Medtronic – 1000s of the Sprint Fidelis Defibrillator Cables May Stop working in the next few years
Posted Apr 07 2009 11:47pm
This is somewhat scary as with a medical device it is not a visitor, it comes to live with you. Tissue over time grows over the cables which in some instances can make the removal process even more complicated. Many have had the cables removed/replaced, but it is not a simple process. It is almost easier to replace a device and reconnect to existing cables, but not an option here.
The built in batteries of the devices have a lifetime of around 5 years, so at that point, when replacing a device, the decision is there to replace the cables at the same time. The physicians performing the removal process state that the learning curve is pretty large too, which brings up the next issue, finding a facility and physician who is qualified and knows how to do the removal procedure of the wires.
One patient had tissue so overgrown that the wire ended up in a vein. The Sprint Fidelis was formally recalled by Medtronic, as it sometimes failed to give the life saving jolt and on other occasions the opposite occurred with a number of jolts when not needed. There are over 1000 legal cases filed and so far Medtronic has been shielded, and either Medicare or private insurance pays for the $15-20k procedure. Normally I don’t have much in the way to say about insurance coverage, but in this particular case to me it seems like it should involve some monetary compensation from Medtronic to replace the wires, and in return the patient would not go to court, it comes right back around to somebody paying the bill. BD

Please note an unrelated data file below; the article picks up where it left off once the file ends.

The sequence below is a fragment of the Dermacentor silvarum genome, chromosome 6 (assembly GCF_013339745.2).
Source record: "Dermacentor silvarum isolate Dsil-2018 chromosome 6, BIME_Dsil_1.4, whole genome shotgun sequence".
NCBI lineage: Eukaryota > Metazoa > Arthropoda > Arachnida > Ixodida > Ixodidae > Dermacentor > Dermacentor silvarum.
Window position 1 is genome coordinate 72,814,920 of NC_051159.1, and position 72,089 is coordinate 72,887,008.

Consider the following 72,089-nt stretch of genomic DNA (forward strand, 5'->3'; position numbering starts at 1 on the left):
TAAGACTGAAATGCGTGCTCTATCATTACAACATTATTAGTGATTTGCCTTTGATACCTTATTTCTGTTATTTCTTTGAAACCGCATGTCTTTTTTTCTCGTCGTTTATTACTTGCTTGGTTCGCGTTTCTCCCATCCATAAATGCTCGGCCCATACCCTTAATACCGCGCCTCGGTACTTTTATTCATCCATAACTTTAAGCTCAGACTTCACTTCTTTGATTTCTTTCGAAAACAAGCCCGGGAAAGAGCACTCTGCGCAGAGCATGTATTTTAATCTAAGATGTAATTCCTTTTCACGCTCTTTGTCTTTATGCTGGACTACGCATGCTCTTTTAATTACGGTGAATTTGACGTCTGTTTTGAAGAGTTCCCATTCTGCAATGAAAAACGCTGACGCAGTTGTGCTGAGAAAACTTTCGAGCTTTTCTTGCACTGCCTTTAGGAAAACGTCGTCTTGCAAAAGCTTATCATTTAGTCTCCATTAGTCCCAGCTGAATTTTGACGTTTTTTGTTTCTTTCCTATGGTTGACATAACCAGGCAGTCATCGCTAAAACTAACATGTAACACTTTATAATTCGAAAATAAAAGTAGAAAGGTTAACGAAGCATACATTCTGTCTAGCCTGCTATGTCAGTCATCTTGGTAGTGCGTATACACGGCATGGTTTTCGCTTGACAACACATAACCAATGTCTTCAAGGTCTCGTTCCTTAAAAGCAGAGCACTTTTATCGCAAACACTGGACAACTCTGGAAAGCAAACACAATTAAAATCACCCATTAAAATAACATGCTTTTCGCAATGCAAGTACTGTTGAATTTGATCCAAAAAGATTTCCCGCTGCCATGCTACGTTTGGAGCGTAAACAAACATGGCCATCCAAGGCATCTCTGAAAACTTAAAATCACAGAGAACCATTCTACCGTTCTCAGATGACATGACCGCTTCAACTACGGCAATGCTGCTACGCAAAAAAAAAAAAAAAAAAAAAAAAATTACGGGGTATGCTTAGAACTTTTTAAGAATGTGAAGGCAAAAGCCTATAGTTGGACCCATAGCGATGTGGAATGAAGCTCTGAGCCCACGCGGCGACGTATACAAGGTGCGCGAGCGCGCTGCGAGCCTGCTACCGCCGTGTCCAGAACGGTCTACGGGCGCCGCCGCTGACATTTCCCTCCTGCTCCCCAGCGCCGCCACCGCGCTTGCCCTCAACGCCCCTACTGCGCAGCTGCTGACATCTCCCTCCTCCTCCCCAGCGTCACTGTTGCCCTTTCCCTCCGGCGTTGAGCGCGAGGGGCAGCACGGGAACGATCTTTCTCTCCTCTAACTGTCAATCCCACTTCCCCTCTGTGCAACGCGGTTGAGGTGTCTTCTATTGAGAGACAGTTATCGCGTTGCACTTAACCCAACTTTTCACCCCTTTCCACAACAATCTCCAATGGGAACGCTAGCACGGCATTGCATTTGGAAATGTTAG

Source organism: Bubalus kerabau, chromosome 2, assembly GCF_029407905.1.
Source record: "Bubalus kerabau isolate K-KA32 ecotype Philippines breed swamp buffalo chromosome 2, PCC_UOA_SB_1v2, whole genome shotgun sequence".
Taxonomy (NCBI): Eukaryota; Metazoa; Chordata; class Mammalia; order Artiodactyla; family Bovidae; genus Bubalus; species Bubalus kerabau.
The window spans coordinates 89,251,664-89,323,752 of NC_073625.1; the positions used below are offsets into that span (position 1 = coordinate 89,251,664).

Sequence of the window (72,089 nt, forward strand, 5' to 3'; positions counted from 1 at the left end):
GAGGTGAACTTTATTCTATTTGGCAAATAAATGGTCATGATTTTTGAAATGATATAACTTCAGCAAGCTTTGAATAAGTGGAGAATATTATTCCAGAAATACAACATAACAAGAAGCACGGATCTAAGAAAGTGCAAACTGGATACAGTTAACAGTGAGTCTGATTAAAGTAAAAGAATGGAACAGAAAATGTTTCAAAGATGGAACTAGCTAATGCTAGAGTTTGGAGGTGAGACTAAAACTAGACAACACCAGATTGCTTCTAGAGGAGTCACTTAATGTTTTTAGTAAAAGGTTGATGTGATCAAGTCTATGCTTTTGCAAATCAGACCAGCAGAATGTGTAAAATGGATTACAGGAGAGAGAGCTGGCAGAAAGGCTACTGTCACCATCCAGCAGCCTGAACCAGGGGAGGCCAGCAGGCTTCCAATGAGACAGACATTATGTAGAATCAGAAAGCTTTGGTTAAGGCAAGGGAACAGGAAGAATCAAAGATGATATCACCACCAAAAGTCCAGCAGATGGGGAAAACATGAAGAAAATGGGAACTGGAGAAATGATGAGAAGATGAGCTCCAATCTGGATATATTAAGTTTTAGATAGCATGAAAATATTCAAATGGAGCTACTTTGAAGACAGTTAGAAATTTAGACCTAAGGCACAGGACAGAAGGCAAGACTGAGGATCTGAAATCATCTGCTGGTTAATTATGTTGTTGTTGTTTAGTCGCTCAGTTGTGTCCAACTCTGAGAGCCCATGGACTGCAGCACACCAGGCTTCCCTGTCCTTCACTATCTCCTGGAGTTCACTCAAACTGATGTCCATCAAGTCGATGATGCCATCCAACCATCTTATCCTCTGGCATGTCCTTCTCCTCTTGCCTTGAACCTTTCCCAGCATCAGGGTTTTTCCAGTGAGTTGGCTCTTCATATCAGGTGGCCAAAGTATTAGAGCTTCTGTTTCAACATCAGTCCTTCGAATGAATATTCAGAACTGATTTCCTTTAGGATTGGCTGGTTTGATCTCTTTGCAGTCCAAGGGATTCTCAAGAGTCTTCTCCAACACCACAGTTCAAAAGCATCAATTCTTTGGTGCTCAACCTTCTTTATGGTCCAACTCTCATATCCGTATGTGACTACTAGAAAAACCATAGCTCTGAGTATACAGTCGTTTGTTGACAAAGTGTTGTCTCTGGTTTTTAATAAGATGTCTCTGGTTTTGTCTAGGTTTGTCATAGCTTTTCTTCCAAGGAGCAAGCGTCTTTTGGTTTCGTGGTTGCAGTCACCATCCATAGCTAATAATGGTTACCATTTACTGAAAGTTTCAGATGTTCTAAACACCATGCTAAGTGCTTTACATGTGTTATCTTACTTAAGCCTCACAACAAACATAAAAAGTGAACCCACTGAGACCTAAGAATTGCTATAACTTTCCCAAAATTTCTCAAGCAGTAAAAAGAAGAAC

BOSTON — Pulling a medical device off the market is one thing. Removing it from the bodies of thousands of patients is a lot more complicated and dangerous.
Consider the Sprint Fidelis, a heart defibrillator cable. In 2007 its maker, Medtronic, stopped selling it after five patients who had the cables died.
But only now is the full scope of the public health problem becoming clear for the Sprint Fidelis, which is still used by 150,000 people in this country.
Medtronic estimates that the cable has failed in a little more than 5 percent of patients after 45 months of being implanted. But as a preventive measure, some patients with working cables are having them removed.
Already, four patients have died during extractions. Experts fear that the toll could quickly rise if such procedures are not performed by skilled doctors at medical centers that have performed many of the operations.
Even experienced cardiologists at well-regarded hospitals, like Dr. Laurence M. Epstein at Brigham and Women’s Hospital here, consider the procedure challenging.
Dr. Epstein recently operated on a patient, a 63-year-old man, whose Sprint Fidelis cable had become so overgrown with tissue that it was stuck inside a major vein. Medtronic is supplying replacement cables, but the cost of the operation to implant a cable, which can run $15,000 to $20,000 is being borne by Medicare or private insurers.